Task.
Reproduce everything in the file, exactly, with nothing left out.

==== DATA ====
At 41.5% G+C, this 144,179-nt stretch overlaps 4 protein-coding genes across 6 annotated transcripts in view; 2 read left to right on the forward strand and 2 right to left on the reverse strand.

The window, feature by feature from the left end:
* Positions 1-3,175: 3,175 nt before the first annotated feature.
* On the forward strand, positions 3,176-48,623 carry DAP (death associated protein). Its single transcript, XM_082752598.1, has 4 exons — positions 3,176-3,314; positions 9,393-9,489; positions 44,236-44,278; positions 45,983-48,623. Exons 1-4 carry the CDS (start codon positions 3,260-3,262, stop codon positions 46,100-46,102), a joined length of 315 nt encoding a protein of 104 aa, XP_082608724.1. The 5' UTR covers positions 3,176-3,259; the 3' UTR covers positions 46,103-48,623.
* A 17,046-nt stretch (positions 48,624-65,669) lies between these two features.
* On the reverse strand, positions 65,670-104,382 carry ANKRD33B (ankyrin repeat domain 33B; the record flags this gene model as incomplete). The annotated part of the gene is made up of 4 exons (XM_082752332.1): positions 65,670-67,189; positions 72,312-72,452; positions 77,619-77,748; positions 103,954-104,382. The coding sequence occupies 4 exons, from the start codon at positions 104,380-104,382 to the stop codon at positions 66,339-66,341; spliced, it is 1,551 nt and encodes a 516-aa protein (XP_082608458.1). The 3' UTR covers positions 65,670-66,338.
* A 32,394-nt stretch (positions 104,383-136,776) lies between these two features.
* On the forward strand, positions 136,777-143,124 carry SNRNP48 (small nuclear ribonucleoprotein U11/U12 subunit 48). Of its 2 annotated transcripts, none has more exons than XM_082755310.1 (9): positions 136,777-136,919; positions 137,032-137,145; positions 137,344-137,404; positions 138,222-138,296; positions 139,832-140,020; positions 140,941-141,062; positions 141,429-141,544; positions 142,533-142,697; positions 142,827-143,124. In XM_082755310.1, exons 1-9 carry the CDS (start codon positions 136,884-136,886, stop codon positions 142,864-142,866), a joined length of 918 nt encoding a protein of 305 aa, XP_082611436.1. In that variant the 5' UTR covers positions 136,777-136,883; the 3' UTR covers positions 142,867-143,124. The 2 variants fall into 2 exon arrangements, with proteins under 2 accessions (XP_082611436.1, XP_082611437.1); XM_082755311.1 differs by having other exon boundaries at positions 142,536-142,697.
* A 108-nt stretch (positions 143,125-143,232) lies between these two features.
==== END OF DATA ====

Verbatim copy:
At 41.5% G+C, this 144,179-nt stretch overlaps 4 protein-coding genes across 6 annotated transcripts in view; 2 read left to right on the forward strand and 2 right to left on the reverse strand.

The window, feature by feature from the left end:
* Positions 1-3,175: 3,175 nt before the first annotated feature.
* On the forward strand, positions 3,176-48,623 carry DAP (death associated protein). Its single transcript, XM_082752598.1, has 4 exons — positions 3,176-3,314; positions 9,393-9,489; positions 44,236-44,278; positions 45,983-48,623. Exons 1-4 carry the CDS (start codon positions 3,260-3,262, stop codon positions 46,100-46,102), a joined length of 315 nt encoding a protein of 104 aa, XP_082608724.1. The 5' UTR covers positions 3,176-3,259; the 3' UTR covers positions 46,103-48,623.
* A 17,046-nt stretch (positions 48,624-65,669) lies between these two features.
* On the reverse strand, positions 65,670-104,382 carry ANKRD33B (ankyrin repeat domain 33B; the record flags this gene model as incomplete). The annotated part of the gene is made up of 4 exons (XM_082752332.1): positions 65,670-67,189; positions 72,312-72,452; positions 77,619-77,748; positions 103,954-104,382. The coding sequence occupies 4 exons, from the start codon at positions 104,380-104,382 to the stop codon at positions 66,339-66,341; spliced, it is 1,551 nt and encodes a 516-aa protein (XP_082608458.1). The 3' UTR covers positions 65,670-66,338.
* A 32,394-nt stretch (positions 104,383-136,776) lies between these two features.
* On the forward strand, positions 136,777-143,124 carry SNRNP48 (small nuclear ribonucleoprotein U11/U12 subunit 48). Of its 2 annotated transcripts, none has more exons than XM_082755310.1 (9): positions 136,777-136,919; positions 137,032-137,145; positions 137,344-137,404; positions 138,222-138,296; positions 139,832-140,020; positions 140,941-141,062; positions 141,429-141,544; positions 142,533-142,697; positions 142,827-143,124. In XM_082755310.1, exons 1-9 carry the CDS (start codon positions 136,884-136,886, stop codon positions 142,864-142,866), a joined length of 918 nt encoding a protein of 305 aa, XP_082611436.1. In that variant the 5' UTR covers positions 136,777-136,883; the 3' UTR covers positions 142,867-143,124. The 2 variants fall into 2 exon arrangements, with proteins under 2 accessions (XP_082611436.1, XP_082611437.1); XM_082755311.1 differs by having other exon boundaries at positions 142,536-142,697.
* A 108-nt stretch (positions 143,125-143,232) lies between these two features.